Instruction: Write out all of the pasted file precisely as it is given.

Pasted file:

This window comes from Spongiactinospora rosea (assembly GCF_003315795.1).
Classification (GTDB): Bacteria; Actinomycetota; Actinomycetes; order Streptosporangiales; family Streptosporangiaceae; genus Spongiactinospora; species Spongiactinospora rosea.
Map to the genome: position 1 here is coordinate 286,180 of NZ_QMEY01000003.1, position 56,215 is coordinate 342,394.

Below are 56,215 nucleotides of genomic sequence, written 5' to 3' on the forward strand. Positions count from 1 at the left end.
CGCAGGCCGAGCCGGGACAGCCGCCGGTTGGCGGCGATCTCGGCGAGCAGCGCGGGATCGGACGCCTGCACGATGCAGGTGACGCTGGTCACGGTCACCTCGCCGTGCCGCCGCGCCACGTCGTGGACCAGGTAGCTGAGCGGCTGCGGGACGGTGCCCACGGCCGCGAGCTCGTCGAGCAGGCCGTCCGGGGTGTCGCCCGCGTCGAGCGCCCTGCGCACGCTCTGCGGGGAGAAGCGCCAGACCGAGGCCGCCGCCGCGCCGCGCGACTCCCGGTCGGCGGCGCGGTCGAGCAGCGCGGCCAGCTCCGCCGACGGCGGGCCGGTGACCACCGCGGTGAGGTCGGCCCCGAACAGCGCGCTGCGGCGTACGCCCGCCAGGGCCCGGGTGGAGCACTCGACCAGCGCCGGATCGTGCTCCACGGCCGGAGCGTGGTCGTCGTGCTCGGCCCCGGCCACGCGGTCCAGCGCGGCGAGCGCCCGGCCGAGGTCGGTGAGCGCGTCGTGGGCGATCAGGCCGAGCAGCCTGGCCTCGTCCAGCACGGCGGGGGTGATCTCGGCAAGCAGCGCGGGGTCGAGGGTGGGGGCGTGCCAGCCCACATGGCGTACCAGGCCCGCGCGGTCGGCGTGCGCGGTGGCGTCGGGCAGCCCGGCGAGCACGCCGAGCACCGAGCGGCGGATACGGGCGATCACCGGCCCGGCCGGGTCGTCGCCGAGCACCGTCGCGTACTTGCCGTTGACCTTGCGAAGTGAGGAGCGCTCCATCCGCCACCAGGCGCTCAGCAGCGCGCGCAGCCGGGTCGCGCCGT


This window comes from Spongiactinospora rosea (assembly GCF_003315795.1).
Classification (GTDB): Bacteria; Actinomycetota; Actinomycetes; order Streptosporangiales; family Streptosporangiaceae; genus Spongiactinospora; species Spongiactinospora rosea.
Map to the genome: position 1 here is coordinate 286,180 of NZ_QMEY01000003.1, position 56,215 is coordinate 342,394.

Below are 56,215 nucleotides of genomic sequence, written 5' to 3' on the forward strand. Positions count from 1 at the left end.
CGCAGGCCGAGCCGGGACAGCCGCCGGTTGGCGGCGATCTCGGCGAGCAGCGCGGGATCGGACGCCTGCACGATGCAGGTGACGCTGGTCACGGTCACCTCGCCGTGCCGCCGCGCCACGTCGTGGACCAGGTAGCTGAGCGGCTGCGGGACGGTGCCCACGGCCGCGAGCTCGTCGAGCAGGCCGTCCGGGGTGTCGCCCGCGTCGAGCGCCCTGCGCACGCTCTGCGGGGAGAAGCGCCAGACCGAGGCCGCCGCCGCGCCGCGCGACTCCCGGTCGGCGGCGCGGTCGAGCAGCGCGGCCAGCTCCGCCGACGGCGGGCCGGTGACCACCGCGGTGAGGTCGGCCCCGAACAGCGCGCTGCGGCGTACGCCCGCCAGGGCCCGGGTGGAGCACTCGACCAGCGCCGGATCGTGCTCCACGGCCGGAGCGTGGTCGTCGTGCTCGGCCCCGGCCACGCGGTCCAGCGCGGCGAGCGCCCGGCCGAGGTCGGTGAGCGCGTCGTGGGCGATCAGGCCGAGCAGCCTGGCCTCGTCCAGCACGGCGGGGGTGATCTCGGCAAGCAGCGCGGGGTCGAGGGTGGGGGCGTGCCAGCCCACATGGCGTACCAGGCCCGCGCGGTCGGCGTGCGCGGTGGCGTCGGGCAGCCCGGCGAGCACGCCGAGCACCGAGCGGCGGATACGGGCGATCACCGGCCCGGCCGGGTCGTCGCCGAGCACCGTCGCGTACTTGCCGTTGACCTTGCGAAGTGAGGAGCGCTCCATCCGCCACCAGGCGCTCAGCAGCGCGCGCAGCCGGGTCGCGCCGT